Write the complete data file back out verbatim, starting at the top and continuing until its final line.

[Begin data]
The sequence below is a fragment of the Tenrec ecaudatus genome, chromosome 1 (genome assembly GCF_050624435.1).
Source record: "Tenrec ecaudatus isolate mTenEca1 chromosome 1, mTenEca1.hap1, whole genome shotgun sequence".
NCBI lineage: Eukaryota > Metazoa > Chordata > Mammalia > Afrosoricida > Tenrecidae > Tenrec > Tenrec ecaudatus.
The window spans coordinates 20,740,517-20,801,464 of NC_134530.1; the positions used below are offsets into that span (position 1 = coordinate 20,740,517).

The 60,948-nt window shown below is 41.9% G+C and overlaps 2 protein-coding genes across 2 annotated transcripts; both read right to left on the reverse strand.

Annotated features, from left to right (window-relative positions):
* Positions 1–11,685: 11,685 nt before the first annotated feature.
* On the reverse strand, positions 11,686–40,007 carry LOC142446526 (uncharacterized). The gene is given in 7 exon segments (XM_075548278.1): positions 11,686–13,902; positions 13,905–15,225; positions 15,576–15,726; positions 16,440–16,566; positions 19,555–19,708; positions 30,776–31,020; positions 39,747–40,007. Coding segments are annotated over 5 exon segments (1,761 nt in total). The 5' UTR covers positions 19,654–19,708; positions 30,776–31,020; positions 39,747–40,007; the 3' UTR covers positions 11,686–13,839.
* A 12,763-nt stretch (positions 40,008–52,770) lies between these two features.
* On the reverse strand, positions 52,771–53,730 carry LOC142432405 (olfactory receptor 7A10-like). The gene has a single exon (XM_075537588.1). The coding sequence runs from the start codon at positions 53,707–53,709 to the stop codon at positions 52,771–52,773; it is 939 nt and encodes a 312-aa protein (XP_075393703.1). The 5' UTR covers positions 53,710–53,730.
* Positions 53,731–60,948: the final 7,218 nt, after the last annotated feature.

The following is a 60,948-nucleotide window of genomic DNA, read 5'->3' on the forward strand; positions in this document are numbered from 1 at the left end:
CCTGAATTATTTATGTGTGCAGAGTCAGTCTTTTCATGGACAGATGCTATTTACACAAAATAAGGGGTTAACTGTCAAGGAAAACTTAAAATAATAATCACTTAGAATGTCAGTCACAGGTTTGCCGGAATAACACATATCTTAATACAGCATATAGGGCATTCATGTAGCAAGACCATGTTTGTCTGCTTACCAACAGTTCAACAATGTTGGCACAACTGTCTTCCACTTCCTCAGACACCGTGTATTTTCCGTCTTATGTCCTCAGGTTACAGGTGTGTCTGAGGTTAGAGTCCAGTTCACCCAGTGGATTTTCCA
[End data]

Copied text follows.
The sequence below is a fragment of the Tenrec ecaudatus genome, chromosome 1 (genome assembly GCF_050624435.1).
Source record: "Tenrec ecaudatus isolate mTenEca1 chromosome 1, mTenEca1.hap1, whole genome shotgun sequence".
NCBI lineage: Eukaryota > Metazoa > Chordata > Mammalia > Afrosoricida > Tenrecidae > Tenrec > Tenrec ecaudatus.
The window spans coordinates 20,740,517-20,801,464 of NC_134530.1; the positions used below are offsets into that span (position 1 = coordinate 20,740,517).

The 60,948-nt window shown below is 41.9% G+C and overlaps 2 protein-coding genes across 2 annotated transcripts; both read right to left on the reverse strand.

Annotated features, from left to right (window-relative positions):
* Positions 1–11,685: 11,685 nt before the first annotated feature.
* On the reverse strand, positions 11,686–40,007 carry LOC142446526 (uncharacterized). The gene is given in 7 exon segments (XM_075548278.1): positions 11,686–13,902; positions 13,905–15,225; positions 15,576–15,726; positions 16,440–16,566; positions 19,555–19,708; positions 30,776–31,020; positions 39,747–40,007. Coding segments are annotated over 5 exon segments (1,761 nt in total). The 5' UTR covers positions 19,654–19,708; positions 30,776–31,020; positions 39,747–40,007; the 3' UTR covers positions 11,686–13,839.
* A 12,763-nt stretch (positions 40,008–52,770) lies between these two features.
* On the reverse strand, positions 52,771–53,730 carry LOC142432405 (olfactory receptor 7A10-like). The gene has a single exon (XM_075537588.1). The coding sequence runs from the start codon at positions 53,707–53,709 to the stop codon at positions 52,771–52,773; it is 939 nt and encodes a 312-aa protein (XP_075393703.1). The 5' UTR covers positions 53,710–53,730.
* Positions 53,731–60,948: the final 7,218 nt, after the last annotated feature.

The following is a 60,948-nucleotide window of genomic DNA, read 5'->3' on the forward strand; positions in this document are numbered from 1 at the left end:
CCTGAATTATTTATGTGTGCAGAGTCAGTCTTTTCATGGACAGATGCTATTTACACAAAATAAGGGGTTAACTGTCAAGGAAAACTTAAAATAATAATCACTTAGAATGTCAGTCACAGGTTTGCCGGAATAACACATATCTTAATACAGCATATAGGGCATTCATGTAGCAAGACCATGTTTGTCTGCTTACCAACAGTTCAACAATGTTGGCACAACTGTCTTCCACTTCCTCAGACACCGTGTATTTTCCGTCTTATGTCCTCAGGTTACAGGTGTGTCTGAGGTTAGAGTCCAGTTCACCCAGTGGATTTTCCA